Deckers, L. (2005). Motivation: biological, psychological and environmental (2nd Ed.). USA: Pearson: Ally and Bacon.
Fiske, D. & Maddi, S. (1961). Functions of varied experience. Homewood, IL: Dorsey Press.
Franken, R., Gibson, K., & Mohan, P. (1990). Sensation seeking and disclosure. Personality and Individual Differences, 11, 829-832.
Franken, R. & Rowland, G. (1990). Sensation seeking and the tendency to view the world as threatening. Personality and Individual Differences, 13, 31-38.
Freud, S. (1915/1957). Instincts and their vicissitudes. In J. Strachey (Ed.), The Standard Edition of the Complete Psychological Works, 44, 104-140. London: Hogarth Press.
Hull, C. (1943). Principles of Behaviour. New York: Appleton.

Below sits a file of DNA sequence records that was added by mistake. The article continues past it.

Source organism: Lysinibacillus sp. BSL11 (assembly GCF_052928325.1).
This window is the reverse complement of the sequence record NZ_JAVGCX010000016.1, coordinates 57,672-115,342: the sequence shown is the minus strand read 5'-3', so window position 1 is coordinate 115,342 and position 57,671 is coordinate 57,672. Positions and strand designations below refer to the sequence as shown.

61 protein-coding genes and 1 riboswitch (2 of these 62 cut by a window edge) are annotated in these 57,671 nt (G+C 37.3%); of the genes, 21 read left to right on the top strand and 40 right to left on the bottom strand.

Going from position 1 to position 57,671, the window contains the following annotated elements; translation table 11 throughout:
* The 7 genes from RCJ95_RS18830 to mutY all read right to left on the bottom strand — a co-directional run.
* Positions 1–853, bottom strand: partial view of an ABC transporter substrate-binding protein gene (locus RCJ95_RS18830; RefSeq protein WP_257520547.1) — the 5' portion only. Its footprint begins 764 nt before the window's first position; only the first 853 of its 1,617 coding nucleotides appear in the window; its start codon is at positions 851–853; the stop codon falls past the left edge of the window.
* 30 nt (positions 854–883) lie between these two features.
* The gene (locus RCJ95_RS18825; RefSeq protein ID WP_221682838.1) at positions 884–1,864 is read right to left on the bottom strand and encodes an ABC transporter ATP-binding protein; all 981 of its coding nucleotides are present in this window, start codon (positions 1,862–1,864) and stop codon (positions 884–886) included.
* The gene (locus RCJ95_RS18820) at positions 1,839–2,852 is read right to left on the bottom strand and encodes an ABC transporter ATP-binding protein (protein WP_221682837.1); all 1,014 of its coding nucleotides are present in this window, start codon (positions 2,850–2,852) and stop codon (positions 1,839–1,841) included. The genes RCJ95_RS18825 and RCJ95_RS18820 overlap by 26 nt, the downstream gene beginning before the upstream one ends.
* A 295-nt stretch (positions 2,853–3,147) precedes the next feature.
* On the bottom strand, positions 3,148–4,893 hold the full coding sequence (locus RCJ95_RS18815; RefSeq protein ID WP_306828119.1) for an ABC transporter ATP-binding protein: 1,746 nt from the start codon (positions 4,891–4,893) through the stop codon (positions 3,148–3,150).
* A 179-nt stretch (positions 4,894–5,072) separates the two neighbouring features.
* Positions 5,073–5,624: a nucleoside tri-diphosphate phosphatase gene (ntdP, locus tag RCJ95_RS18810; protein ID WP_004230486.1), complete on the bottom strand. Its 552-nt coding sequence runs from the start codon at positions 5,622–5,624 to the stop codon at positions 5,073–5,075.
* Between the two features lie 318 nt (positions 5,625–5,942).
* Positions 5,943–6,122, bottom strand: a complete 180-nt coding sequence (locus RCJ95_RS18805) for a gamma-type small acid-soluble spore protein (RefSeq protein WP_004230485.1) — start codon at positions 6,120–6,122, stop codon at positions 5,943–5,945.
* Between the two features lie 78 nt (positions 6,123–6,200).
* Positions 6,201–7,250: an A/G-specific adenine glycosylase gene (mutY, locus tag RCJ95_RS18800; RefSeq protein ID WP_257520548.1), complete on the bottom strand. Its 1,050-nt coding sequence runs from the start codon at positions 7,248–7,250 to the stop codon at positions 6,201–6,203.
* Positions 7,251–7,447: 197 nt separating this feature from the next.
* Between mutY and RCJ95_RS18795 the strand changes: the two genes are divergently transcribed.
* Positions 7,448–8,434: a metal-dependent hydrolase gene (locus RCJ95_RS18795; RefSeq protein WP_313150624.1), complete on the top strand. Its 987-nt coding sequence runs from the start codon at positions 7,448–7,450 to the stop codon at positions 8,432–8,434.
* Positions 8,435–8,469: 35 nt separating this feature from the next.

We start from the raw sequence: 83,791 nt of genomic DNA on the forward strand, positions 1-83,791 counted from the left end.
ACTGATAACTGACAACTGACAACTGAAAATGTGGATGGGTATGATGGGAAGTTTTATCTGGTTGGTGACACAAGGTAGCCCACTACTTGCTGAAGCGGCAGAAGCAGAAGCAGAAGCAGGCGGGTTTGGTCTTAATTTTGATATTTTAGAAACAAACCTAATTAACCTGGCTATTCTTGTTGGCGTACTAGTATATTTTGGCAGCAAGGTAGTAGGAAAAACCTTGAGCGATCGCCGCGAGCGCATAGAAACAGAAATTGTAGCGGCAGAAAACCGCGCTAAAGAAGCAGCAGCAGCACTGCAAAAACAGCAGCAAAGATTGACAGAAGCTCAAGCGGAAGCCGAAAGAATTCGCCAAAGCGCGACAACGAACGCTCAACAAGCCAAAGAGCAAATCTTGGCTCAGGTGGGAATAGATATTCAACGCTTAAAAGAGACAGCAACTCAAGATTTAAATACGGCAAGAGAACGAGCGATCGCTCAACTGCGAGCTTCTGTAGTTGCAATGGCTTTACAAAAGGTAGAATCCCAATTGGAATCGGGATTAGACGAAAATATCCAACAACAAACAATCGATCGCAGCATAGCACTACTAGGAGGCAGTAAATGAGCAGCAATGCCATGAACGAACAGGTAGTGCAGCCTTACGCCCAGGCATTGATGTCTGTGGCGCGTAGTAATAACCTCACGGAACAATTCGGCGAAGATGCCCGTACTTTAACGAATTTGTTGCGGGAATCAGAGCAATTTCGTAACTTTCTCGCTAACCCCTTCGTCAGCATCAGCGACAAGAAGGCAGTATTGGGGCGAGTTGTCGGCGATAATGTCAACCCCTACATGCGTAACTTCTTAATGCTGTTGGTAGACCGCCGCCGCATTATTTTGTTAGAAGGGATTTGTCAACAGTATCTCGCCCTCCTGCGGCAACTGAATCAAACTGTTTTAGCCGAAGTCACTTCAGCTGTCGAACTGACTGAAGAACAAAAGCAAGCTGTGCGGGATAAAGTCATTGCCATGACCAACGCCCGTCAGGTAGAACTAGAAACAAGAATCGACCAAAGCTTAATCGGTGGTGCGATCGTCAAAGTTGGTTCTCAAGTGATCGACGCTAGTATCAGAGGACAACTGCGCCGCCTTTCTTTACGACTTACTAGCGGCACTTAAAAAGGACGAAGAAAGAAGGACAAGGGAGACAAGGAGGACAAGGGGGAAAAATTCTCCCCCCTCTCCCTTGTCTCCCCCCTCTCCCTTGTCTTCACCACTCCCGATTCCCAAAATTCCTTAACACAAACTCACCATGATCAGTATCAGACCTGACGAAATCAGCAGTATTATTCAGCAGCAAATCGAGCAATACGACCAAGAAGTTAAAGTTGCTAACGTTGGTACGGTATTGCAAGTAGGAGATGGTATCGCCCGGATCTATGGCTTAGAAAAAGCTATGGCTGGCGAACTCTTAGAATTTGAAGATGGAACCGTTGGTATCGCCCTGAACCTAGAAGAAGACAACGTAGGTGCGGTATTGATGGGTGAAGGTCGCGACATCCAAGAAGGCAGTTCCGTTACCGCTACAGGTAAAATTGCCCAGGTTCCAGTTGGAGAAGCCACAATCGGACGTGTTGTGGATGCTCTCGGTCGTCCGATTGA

Kafka, M. (1997). Hypersexual desire in males: An operational definition and implications for males with paraphilias and paraphilia-related disorders. Archives of Sexual Behaviour, 26, 505-526.
Kowert, P. & Hermann, M. (1997). Daring and caution in foreign policy ranking. Journal of Confiict Resolution, 41(5): 611-637.
Krisztina, M. (2006). The presence of sensation seeking in individuals involved in high-risk sports and high-risk occupations. 2006 World Congress of Performance Analysis of Sport VII, August 23-26, 2006, Szombethely, Hungary; p. 17.
Lee, E. (1996). Arousal Theory and the religiosity-criminality relationship. Contemporary Criminology Theory, 1, 65-84.
Maslow, A. (1954). Motivation and Personality. New York: Harper.
Murray, H. (1938). Explorations in Personality. New York: Oxford University Press.
Perone, M., DeWard, R., & Baron, A. (1979). Satisfaction with real and simulated jobs in relation to personality variables and drug use. Journal of Applied Psychology, 64, 660-668.